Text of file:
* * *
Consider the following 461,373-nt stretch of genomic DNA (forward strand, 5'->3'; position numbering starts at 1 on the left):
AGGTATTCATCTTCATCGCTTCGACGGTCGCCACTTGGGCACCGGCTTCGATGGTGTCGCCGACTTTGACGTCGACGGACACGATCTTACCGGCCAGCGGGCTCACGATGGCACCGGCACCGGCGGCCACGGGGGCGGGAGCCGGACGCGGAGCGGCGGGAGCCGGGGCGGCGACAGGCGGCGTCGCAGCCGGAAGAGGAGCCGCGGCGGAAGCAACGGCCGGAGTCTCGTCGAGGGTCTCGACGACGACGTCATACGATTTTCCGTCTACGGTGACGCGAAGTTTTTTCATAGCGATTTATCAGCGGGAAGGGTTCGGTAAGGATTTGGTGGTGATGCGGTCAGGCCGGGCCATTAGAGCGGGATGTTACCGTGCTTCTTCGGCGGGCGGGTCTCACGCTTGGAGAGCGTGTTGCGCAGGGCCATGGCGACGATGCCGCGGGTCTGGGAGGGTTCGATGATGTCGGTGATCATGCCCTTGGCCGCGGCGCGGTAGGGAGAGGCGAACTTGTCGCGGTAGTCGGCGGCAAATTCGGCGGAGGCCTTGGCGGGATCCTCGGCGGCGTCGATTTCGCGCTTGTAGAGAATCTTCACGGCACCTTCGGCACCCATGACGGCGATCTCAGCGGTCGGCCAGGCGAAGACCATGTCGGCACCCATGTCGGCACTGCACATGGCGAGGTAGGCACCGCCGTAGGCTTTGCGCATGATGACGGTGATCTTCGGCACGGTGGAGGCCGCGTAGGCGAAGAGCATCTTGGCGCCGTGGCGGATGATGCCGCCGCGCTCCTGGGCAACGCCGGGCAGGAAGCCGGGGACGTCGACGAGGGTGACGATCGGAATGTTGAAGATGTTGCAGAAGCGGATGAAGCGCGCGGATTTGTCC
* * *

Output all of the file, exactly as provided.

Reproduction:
Consider the following 461,373-nt stretch of genomic DNA (forward strand, 5'->3'; position numbering starts at 1 on the left):
AGGTATTCATCTTCATCGCTTCGACGGTCGCCACTTGGGCACCGGCTTCGATGGTGTCGCCGACTTTGACGTCGACGGACACGATCTTACCGGCCAGCGGGCTCACGATGGCACCGGCACCGGCGGCCACGGGGGCGGGAGCCGGACGCGGAGCGGCGGGAGCCGGGGCGGCGACAGGCGGCGTCGCAGCCGGAAGAGGAGCCGCGGCGGAAGCAACGGCCGGAGTCTCGTCGAGGGTCTCGACGACGACGTCATACGATTTTCCGTCTACGGTGACGCGAAGTTTTTTCATAGCGATTTATCAGCGGGAAGGGTTCGGTAAGGATTTGGTGGTGATGCGGTCAGGCCGGGCCATTAGAGCGGGATGTTACCGTGCTTCTTCGGCGGGCGGGTCTCACGCTTGGAGAGCGTGTTGCGCAGGGCCATGGCGACGATGCCGCGGGTCTGGGAGGGTTCGATGATGTCGGTGATCATGCCCTTGGCCGCGGCGCGGTAGGGAGAGGCGAACTTGTCGCGGTAGTCGGCGGCAAATTCGGCGGAGGCCTTGGCGGGATCCTCGGCGGCGTCGATTTCGCGCTTGTAGAGAATCTTCACGGCACCTTCGGCACCCATGACGGCGATCTCAGCGGTCGGCCAGGCGAAGACCATGTCGGCACCCATGTCGGCACTGCACATGGCGAGGTAGGCACCGCCGTAGGCTTTGCGCATGATGACGGTGATCTTCGGCACGGTGGAGGCCGCGTAGGCGAAGAGCATCTTGGCGCCGTGGCGGATGATGCCGCCGCGCTCCTGGGCAACGCCGGGCAGGAAGCCGGGGACGTCGACGAGGGTGACGATCGGAATGTTGAAGATGTTGCAGAAGCGGATGAAGCGCGCGGATTTGTCC